New York Online Sports Betting Hopefuls Wait as Budget Deadline Nears
SETH WENIG/POOL/AFP via Getty Images. Pictured: Andrew Cuomo.
New York online sports betting remains in a holding pattern weeks before a crucial deadline that could determine when — or if — the nation’s would-be largest market legalizes mobile wagering.
The legislature’s leading sports betting supporters have made little progress since introducing bills in both the Assembly and Senate in January. Lawmakers, sportsbook operators and the industry at large are hoping Gov. Andrew Cuomo’s finalized fiscal-year budget clarifies the situation ahead of the April 1 deadline.
“It’s a lot of unknown with the governor’s office. There’s not a lot of details,” Shanna Cassidy, the state Senate gaming committee’s director, said Wednesday at a New York legislative webinar hosted by Albany Law School. “I think at the end of March it’s going to come down to the last minute.”
Governor, Lawmaker Conflict Stalls Sports Betting
Most Democrats in the legislature and governor’s mansion want statewide mobile sports betting. The problem lies between lawmakers’ multi-operator model and Cuomo’s limited-operator proposal.
Cuomo’s unrivaled grip on his state’s Democratic party politics — which in New York is tantamount to full government control — helped thwart mobile sports betting for years. Initially dismissing mobile sports betting as a state budget rounding error and constitutionally untenable, Cuomo upended the gaming world earlier this year when he announced support for mobile wagering.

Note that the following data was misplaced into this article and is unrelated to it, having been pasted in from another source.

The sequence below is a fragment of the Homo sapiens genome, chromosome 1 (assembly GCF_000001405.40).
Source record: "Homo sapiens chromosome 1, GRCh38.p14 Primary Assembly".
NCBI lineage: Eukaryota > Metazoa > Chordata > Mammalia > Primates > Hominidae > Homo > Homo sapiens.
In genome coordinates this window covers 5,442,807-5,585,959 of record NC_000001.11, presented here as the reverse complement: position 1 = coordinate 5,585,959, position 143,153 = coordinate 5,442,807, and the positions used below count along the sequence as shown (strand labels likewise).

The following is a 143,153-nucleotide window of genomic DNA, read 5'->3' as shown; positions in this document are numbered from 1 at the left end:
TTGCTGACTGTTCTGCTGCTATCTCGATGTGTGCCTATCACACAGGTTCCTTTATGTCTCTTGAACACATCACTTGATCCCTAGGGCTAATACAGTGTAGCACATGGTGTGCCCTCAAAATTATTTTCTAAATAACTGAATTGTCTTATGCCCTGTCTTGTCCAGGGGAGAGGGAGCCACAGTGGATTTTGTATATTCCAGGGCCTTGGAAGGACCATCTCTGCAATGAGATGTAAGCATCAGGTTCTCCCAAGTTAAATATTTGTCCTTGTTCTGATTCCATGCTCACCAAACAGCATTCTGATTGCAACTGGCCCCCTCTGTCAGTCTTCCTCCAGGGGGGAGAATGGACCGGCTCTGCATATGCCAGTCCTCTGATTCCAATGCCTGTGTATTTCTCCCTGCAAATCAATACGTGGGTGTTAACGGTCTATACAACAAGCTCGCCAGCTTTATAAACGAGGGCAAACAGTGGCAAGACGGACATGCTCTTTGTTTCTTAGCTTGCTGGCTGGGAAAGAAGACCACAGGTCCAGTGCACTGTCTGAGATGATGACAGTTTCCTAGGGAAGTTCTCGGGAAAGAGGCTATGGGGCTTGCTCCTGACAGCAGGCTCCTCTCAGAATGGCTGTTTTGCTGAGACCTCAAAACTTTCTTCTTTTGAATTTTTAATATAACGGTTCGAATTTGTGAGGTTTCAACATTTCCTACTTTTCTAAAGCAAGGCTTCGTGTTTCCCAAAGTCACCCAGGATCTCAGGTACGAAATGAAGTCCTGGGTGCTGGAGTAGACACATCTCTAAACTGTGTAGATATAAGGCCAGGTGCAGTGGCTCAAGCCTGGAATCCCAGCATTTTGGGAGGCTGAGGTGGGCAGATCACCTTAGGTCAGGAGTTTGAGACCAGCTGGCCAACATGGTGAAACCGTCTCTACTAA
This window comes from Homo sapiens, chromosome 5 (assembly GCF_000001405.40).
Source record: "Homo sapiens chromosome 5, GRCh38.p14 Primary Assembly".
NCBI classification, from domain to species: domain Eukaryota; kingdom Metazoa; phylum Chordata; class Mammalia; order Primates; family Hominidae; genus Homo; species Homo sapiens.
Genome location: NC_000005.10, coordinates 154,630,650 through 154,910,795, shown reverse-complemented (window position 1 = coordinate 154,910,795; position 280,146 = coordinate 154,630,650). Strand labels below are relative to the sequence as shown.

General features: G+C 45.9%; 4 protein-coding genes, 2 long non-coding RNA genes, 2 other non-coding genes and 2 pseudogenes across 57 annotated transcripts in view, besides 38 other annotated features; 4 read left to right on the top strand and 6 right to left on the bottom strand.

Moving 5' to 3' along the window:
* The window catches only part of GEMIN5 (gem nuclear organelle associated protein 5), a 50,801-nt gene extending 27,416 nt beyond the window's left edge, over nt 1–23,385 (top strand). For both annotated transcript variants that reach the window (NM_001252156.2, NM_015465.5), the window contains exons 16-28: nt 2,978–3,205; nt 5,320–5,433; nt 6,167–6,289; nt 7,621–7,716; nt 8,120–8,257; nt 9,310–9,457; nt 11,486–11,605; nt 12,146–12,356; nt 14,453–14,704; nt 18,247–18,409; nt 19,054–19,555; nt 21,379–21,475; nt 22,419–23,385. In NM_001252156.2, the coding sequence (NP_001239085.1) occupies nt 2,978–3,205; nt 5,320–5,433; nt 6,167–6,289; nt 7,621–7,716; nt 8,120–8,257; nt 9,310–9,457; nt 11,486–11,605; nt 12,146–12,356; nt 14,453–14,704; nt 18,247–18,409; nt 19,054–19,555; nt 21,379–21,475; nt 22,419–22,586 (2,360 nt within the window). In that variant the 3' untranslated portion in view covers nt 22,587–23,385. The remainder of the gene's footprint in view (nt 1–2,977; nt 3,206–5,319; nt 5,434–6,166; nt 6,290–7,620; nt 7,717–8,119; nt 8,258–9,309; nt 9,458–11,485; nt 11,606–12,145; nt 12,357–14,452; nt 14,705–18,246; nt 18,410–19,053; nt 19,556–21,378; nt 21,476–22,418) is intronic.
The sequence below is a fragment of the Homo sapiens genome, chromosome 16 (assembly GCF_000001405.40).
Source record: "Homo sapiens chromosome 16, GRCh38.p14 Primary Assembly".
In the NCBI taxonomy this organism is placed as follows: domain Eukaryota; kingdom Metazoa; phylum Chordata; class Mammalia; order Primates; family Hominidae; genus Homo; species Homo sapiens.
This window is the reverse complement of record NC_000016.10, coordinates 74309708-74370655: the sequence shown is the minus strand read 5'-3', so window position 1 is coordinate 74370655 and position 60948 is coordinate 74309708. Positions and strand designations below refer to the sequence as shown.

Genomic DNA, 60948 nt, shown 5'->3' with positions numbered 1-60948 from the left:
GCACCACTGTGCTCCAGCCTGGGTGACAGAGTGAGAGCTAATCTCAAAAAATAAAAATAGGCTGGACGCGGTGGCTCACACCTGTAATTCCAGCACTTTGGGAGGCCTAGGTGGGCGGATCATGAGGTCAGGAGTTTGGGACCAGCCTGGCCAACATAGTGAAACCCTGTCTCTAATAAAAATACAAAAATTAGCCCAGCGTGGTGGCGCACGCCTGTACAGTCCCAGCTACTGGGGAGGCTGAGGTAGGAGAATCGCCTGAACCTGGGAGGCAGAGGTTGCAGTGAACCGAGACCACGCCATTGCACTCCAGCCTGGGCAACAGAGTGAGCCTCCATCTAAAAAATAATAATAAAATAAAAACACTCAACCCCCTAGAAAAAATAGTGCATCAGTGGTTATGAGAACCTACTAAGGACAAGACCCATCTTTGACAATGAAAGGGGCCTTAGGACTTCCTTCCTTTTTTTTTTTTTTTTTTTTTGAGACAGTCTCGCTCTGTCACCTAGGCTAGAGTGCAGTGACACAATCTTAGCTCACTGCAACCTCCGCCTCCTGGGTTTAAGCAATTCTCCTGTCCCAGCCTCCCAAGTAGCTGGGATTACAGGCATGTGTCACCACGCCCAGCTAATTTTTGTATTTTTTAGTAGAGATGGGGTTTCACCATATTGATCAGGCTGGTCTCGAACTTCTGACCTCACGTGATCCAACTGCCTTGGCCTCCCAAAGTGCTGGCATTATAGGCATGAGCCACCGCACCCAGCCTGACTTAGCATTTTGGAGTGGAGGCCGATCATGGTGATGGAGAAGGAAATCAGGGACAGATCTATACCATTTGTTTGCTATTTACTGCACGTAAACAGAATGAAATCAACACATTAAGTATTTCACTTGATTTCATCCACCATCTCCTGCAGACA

Facing a projected $15 billion budget shortfall, Cuomo no longer seemed unperturbed by online sports betting’s constitutionality.
Hours later, Cuomo’s single-model operator plan again stunned New York sports betting stakeholders. Expanded in follow-up press statements as “one or more” operators, Cuomo’s limits nevertheless upended lawmakers’ multi-operator plans.
The legislature’s plan would allow as many as 14 mobile licenses between the state’s four commercial casinos and three Native American gaming tribes. Certain professional sports venues and off-track betting facilities could also open retail sportsbooks.
Spearheaded by Sen. Joseph Addabbo and Assemblymember J. Gary Pretlow, the multi-operator bills quickly advanced out of the two chambers’ respective gaming committees. Cuomo’s limited-model push has stalled any further progress, leaving New York’s online sports betting hopes in a months-long limbo.